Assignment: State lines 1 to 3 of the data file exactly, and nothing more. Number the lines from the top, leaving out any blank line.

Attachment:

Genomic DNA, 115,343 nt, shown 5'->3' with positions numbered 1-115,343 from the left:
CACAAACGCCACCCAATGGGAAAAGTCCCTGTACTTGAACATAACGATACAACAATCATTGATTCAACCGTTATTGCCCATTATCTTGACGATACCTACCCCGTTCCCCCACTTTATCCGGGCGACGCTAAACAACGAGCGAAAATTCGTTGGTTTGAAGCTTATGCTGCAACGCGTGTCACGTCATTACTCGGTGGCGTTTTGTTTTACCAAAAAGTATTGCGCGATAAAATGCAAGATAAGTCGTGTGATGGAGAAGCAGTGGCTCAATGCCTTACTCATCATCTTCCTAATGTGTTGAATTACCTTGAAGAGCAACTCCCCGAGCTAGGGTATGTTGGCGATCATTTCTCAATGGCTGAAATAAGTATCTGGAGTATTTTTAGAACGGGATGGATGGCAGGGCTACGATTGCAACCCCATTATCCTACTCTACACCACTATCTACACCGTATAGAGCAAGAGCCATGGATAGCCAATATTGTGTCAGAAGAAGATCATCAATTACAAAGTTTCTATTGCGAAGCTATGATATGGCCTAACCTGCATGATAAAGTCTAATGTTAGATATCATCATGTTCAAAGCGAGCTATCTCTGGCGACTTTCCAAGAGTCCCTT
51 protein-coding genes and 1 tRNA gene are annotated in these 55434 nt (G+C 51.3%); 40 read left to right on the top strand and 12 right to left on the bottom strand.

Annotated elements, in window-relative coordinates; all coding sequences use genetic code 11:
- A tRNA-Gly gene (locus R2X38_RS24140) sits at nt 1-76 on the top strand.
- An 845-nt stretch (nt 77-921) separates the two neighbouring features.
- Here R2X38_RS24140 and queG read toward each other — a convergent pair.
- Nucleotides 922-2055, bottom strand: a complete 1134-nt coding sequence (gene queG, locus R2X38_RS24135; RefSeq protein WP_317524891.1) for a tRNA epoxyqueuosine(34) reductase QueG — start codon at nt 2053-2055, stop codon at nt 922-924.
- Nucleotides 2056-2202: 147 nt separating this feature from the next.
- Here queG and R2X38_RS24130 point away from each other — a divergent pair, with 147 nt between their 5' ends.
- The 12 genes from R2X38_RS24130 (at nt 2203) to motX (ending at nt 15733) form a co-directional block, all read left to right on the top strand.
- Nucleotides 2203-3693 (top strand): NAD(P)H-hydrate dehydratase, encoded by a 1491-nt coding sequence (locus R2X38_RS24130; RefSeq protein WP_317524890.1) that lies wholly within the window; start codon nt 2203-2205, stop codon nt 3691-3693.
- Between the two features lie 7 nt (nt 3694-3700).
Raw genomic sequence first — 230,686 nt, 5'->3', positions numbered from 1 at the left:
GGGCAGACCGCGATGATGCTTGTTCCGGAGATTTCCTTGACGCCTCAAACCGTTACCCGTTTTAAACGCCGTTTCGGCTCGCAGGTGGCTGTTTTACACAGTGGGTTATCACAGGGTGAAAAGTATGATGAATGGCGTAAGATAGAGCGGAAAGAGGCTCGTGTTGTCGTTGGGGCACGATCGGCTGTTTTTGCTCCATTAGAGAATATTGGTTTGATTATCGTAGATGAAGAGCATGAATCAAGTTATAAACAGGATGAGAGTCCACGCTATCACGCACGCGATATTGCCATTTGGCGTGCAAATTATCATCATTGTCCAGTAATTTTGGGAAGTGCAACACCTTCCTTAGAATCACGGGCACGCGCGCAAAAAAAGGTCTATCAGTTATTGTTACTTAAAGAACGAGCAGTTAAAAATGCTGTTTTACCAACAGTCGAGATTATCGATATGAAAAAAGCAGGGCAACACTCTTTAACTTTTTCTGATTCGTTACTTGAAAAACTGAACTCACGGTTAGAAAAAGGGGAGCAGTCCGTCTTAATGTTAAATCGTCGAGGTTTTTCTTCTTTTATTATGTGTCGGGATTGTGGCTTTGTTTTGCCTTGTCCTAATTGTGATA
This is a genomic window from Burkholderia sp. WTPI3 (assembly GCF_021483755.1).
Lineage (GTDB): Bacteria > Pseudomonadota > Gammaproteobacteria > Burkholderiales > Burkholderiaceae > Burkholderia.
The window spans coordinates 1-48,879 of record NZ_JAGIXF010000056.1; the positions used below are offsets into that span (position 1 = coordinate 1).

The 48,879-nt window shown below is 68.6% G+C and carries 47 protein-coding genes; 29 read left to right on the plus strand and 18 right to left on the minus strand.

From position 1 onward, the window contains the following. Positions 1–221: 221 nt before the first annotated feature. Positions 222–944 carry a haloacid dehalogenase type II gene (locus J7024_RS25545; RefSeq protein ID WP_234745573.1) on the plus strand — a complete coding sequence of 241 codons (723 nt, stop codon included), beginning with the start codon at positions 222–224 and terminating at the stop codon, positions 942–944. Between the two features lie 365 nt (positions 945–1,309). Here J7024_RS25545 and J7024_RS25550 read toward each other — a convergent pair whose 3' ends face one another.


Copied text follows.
Genomic DNA, 115,343 nt, shown 5'->3' with positions numbered 1-115,343 from the left:
CACAAACGCCACCCAATGGGAAAAGTCCCTGTACTTGAACATAACGATACAACAATCATTGATTCAACCGTTATTGCCCATTATCTTGACGATACCTACCCCGTTCCCCCACTTTATCCGGGCGACGCTAAACAACGAGCGAAAATTCGTTGGTTTGAAGCTTATGCTGCAACGCGTGTCACGTCATTACTCGGTGGCGTTTTGTTTTACCAAAAAGTATTGCGCGATAAAATGCAAGATAAGTCGTGTGATGGAGAAGCAGTGGCTCAATGCCTTACTCATCATCTTCCTAATGTGTTGAATTACCTTGAAGAGCAACTCCCCGAGCTAGGGTATGTTGGCGATCATTTCTCAATGGCTGAAATAAGTATCTGGAGTATTTTTAGAACGGGATGGATGGCAGGGCTACGATTGCAACCCCATTATCCTACTCTACACCACTATCTACACCGTATAGAGCAAGAGCCATGGATAGCCAATATTGTGTCAGAAGAAGATCATCAATTACAAAGTTTCTATTGCGAAGCTATGATATGGCCTAACCTGCATGATAAAGTCTAATGTTAGATATCATCATGTTCAAAGCGAGCTATCTCTGGCGACTTTCCAAGAGTCCCTT
51 protein-coding genes and 1 tRNA gene are annotated in these 55434 nt (G+C 51.3%); 40 read left to right on the top strand and 12 right to left on the bottom strand.